- United Brotherhood of Carpenters and Joiners of America
- Hill, Aurin F.
- Sears-Hill, Izetta B.
Types of material
Helen B. and Otto K. Hunerwadel Collection, 1889-1990 (Bulk: 1949-1959).
8 boxes (6 linear feet).
Call no.: MS 401
In 1948, Otto and Helen Hunerwadel were among the first cohort of Fulbright grantees to work in the newly independent nation of Burma. Having worked as a county agent in Tennessee since the height of the Depression, Otto (1891-1952) brought a wealth of experience as an agricultural teacher and advisor, while Helen (1898-1996) was an experienced instructor in canning technologies. Based near Taunggyi in the eastern Shan states, the Hunerwadels were witness to the earliest days of conflict between the central government and both Communist and ethnic Karen insurgencies, but despite the instability, they left a record of assistance that contributed both to the formation of US policy in international development and the growth of the Fulbright program. In July 1952, Otto contracted malaria and died in Rangoon of thrombophlebitis produced by his treatment. He became famous posthumously as the model for the heroic title character in William Lederer’s novel, The Ugly American. Although Helen returned to the states after Otto’s death, she continued to work with Fulbright programs, doing two-year tours of Iran (1953-1955) and Surinam.
The collection includes dense documentation of the Hunerwadel’s work in Burma and Iran, and the early years of American foreign aid in south and southeast Asia. Consisting primarily of six thick scrapbooks, the collection provides a rich visual record, combined with letters and printed materials of time abroad. One scrapbook is devoted primarily to the Hunerwadel family, and the collection also includes a plaque commemorating Otto in Burma, and a copy of Helen Hunerwadel’s engaging unpublished memoir, “Our Burma story.”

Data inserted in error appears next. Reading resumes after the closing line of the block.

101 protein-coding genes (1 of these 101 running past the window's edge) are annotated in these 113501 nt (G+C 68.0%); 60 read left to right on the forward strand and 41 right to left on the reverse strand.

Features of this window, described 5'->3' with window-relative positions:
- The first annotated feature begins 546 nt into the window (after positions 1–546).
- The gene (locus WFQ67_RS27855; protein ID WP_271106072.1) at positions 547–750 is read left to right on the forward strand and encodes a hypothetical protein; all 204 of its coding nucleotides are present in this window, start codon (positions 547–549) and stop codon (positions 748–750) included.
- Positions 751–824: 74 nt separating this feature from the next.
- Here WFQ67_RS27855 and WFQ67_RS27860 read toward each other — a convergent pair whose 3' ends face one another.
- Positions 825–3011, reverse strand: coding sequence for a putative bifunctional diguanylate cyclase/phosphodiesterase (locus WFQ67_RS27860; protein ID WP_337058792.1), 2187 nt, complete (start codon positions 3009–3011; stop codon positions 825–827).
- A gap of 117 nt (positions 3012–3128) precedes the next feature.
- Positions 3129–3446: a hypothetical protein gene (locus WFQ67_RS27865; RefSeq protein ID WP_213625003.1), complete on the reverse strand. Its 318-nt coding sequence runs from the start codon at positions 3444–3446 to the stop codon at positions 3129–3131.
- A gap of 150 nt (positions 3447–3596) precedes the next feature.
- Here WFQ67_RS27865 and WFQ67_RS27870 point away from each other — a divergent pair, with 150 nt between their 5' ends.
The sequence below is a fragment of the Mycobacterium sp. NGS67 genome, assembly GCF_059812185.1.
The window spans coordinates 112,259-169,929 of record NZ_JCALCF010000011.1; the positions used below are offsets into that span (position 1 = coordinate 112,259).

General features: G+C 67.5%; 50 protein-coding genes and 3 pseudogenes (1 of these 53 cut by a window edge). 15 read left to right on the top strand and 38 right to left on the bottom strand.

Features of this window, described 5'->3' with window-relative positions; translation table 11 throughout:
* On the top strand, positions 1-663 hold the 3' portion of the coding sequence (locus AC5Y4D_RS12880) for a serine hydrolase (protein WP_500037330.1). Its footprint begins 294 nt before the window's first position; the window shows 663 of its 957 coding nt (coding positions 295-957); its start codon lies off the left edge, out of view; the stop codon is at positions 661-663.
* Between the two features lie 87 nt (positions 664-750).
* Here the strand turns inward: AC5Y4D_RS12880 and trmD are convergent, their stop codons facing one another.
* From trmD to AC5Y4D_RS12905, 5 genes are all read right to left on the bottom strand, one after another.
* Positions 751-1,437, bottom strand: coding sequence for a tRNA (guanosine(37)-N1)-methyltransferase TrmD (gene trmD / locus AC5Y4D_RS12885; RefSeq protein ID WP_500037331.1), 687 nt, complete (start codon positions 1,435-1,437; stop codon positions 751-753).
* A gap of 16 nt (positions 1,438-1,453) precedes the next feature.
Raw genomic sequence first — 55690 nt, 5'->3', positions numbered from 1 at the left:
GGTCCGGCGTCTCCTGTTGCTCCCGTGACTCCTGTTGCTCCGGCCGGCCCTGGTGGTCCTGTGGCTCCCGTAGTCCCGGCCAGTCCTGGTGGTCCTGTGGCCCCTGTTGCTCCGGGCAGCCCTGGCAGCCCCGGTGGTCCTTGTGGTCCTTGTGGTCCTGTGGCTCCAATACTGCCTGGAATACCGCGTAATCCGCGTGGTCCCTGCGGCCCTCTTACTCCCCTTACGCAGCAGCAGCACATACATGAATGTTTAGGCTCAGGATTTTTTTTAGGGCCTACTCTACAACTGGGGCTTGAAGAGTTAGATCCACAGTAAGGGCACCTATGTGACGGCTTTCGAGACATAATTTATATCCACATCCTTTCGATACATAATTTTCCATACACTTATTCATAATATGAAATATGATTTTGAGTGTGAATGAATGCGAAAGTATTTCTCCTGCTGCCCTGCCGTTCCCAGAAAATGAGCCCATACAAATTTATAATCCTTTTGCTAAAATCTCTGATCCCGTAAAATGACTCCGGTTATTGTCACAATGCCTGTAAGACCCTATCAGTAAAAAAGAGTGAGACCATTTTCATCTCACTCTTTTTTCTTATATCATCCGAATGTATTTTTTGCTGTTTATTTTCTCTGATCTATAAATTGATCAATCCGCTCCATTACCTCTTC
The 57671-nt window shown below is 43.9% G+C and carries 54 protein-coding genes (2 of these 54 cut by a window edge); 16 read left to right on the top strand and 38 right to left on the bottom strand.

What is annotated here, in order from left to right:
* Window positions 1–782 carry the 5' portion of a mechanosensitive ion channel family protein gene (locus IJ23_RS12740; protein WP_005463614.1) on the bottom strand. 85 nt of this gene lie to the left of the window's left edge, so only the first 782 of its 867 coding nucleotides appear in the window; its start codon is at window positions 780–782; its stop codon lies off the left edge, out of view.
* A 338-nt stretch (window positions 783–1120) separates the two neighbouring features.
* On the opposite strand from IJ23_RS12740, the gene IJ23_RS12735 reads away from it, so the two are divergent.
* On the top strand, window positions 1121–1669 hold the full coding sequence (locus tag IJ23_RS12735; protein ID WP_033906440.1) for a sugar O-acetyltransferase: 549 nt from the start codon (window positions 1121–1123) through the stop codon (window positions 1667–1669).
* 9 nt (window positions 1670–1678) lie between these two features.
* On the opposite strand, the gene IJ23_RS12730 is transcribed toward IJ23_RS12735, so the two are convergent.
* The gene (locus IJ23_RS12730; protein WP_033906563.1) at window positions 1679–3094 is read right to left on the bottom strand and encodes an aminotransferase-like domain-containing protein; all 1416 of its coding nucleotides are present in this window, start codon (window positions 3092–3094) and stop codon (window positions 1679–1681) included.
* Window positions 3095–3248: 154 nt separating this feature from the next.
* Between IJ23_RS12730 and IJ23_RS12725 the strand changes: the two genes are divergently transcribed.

- Burma--Description and travel
- Burma--Foreign relations--United States
- Iran--Description and travel
- United States--Foreign relations--Burma
Types of material
David R. Inglis Papers, 1929-2003 (Bulk: 1946-1980).
12 boxes (5.75 linear feet).
Call no.: FS 033
David R. Inglis enjoyed a distinguished career in nuclear physics that ranged from theoretical work on the structure of the nucleus in the 1930s to the development of the atomic bomb in the 1940s and work on renewable energy in the 1960s and 1970s. A Professor of Physics at UMass from 1969-1975, Inglis was a founding member of the Federation of American Scientists and from the mid-1940s on, he dedicated himself to informing public policy on the dangers of nuclear technologies.
The Inglis Papers offer a perspective on the life and career of a theoretical physicist who grew from an early involvement in the Manhattan Project to becoming a committed critic of nuclear weaponry and nuclear power. Although the collection is relatively sparse in unpublished scientific work, it includes valuable correspondence relating to Inglis’s efforts with the Federation of American Scientists and other organizations to influence public policy on issues relating to disarmament and nuclear power.
- Allegiance--United States
- Argonne National Laboratories
- Condon, Edward Uhler, 1902-1974
- Federation of American Scientists
- Los Alamos National Laboratory
- Nuclear disarmament
- Nuclear energy
- Nuclear warfare
- Oppenheimer, J. Robert, 1904-1967
- United States--History--1945-1953
- United States--History--1953-1961
- University of Massachusetts Amherst. Department of Physics
- University of Massachusetts Amherst. Institute for Man and His Environment
- World Association of World Federalists
- World Federation of Scientific Workers
- Bohr, Aage
- Inglis, David Rittenhouse, 1905-
- Teller, Edward, 1908-2003
- Wigner, Eugene Paul, 1902-1995
Types of material
- Laboratory notes
- Oral histories